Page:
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Reminiscences of An Aging Lesbian on World AIDS Day -Barbara Little

Reminisces of an aging Lesbian. December 1, World AIDS day The importance of Community: The theme for this year’s World AIDS day is “Let Communities Lead”. Before I knew this years’ theme, I sat down and wrote a list of the friends and coworkers I was aware of testing positive and died of AIDS during that time. My community of friends and coworkers in Fort Lauderdale, and Miami had become my Florida Family. I grew to know this community as my “logical family”, a quote attributed to the author of “Tales of the City” Armistead Maupin. I had moved to Fort Lauderdale in 1981 and found myself working in a community of people from a variety of states, countries, and backgrounds. I had left my hometown community of Port Huron, Michigan, I was looking to find a community that would welcome me. This 29-year-old closeted queer woman looking for herself in a community where being queer offered others who were like her (me!). And there were beaches and bars and a treasured nursing school friend who knew me, saw (understood) me, and welcomed me.

World AIDS day did not start until December 1, 1988. By that time there were 45,000 Americans dead because of the AIDS epidemic. And tens of thousands of dead worldwide. The shame, condemnation and judgement of families and churches and health care contributed to many of the deceased AIDS community dying alone. They had been shunned by their “biological” families and communities. I eventually learned to get used to the baskets full of condoms being offered in the bars and doctor’s offices. Educational moments at the hospitals where I worked. I worked on the Mental Health units. My direct care for people with HIV and then AIDS was minimal, but it did impact me directly as I gradually settled into the community at a time when it was new, scary, and filled with condemnation from the churches and leaders in the local and national government.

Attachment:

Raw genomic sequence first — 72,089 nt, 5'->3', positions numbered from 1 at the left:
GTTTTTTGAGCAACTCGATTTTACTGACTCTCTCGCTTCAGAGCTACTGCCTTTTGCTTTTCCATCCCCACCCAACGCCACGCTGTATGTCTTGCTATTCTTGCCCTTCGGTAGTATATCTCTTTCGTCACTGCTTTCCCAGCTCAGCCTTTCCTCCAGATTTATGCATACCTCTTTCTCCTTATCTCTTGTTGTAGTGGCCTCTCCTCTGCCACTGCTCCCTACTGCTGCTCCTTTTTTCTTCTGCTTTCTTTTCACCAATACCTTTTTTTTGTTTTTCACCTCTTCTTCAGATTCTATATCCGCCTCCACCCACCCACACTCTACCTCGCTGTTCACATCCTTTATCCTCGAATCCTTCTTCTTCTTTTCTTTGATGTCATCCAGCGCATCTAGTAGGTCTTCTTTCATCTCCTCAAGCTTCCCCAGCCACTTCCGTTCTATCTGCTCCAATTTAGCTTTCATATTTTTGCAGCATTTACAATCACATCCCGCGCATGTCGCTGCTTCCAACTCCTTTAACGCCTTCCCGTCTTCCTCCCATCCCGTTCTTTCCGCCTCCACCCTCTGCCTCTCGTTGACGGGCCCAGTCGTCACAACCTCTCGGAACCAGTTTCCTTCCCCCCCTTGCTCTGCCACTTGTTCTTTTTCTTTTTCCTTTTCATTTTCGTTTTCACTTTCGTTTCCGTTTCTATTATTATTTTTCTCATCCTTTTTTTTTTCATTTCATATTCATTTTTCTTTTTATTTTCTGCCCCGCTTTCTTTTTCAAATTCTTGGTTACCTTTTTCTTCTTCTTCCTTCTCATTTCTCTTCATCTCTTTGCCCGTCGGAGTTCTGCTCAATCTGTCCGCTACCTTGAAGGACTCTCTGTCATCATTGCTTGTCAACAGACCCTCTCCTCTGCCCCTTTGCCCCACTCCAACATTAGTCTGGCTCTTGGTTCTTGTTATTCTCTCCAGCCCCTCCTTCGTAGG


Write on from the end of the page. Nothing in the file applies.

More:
I arrived in Fort Lauderdale on September 20, 1981. I had a job waiting for me. I had all my clothes, three orange crates filled with my music albums, my Magnevox component stereo, some kitchen items, my guitar and hundreds of snot and tear soaked Kleenex from crying every mile from Michigan. I had a quilt made by my twin sister, and an oversized crocheted orange blanket made by my mother. I arrived at my best friends’ home crying and telling her I made a big mistake, and I would have to go back in a week. I settled in on her couch wrapped in my quilt and blanket around me as I clutched my box of Kleenex. I dried my tears when I found out she had friends coming over to help her celebrate her birthday that evening. So, my new community started growing that evening.

I Soon started my job. I found my new hospital populated by a cast of characters, colors, ethnicities, languages, accents, and religions all in one place. More than I had seen in my years living and growing up in Port Huron and other parts of Michigan. But the night that it struck me, “I was not in Kansas anymore”, as Dorothy said to Toto. It was the 31 st of October. I went to the biggest Gay bar in Fort Lauderdale, “Backstreet”. I went there from my new job, with my drab Port Huron style work clothes, stood on a balcony looking out on an arena size dance floor, taking in hundreds of dancers, men and women in elaborate costumes. I knew I was in a community I had been seeking, and I had to do some serious clothes shopping.

I was getting acquainted with my coworkers. Steve was one of our evening staff. We hit it off, he was friendly and loved to tell stories about working with Jesse Jackson when he worked in Chicago. Steve told me he did not know his parents, he was adopted. He spoke about girls as if he was straight. I was beginning to think Steve was a bit of a liar. But I found his carelessness with the truth endearing, he had many tales that sounded almost true but… I accepted his need to be a liar. It was a way to cope with being Gay, and I got it.

We decided to go to Key West for a weekend in early December. We booked a room at a B and B not too far from “The Monster”, a disco gay bar. The biggest club in Key West. Steve and I loved to dance. Steve kept saying, this was all new to him, going to the gay bar, I did not believe him all. We went to dinner and back to the room. He said he was not tired, I stayed in our room, and I did not see him until Sunday when we had to go back to Fort Lauderdale, he wanted me to believe this was his first time. We both knew it was a lie. I smiled and he acted nervous about this “new” event. We lived with that “truth” for quite some time.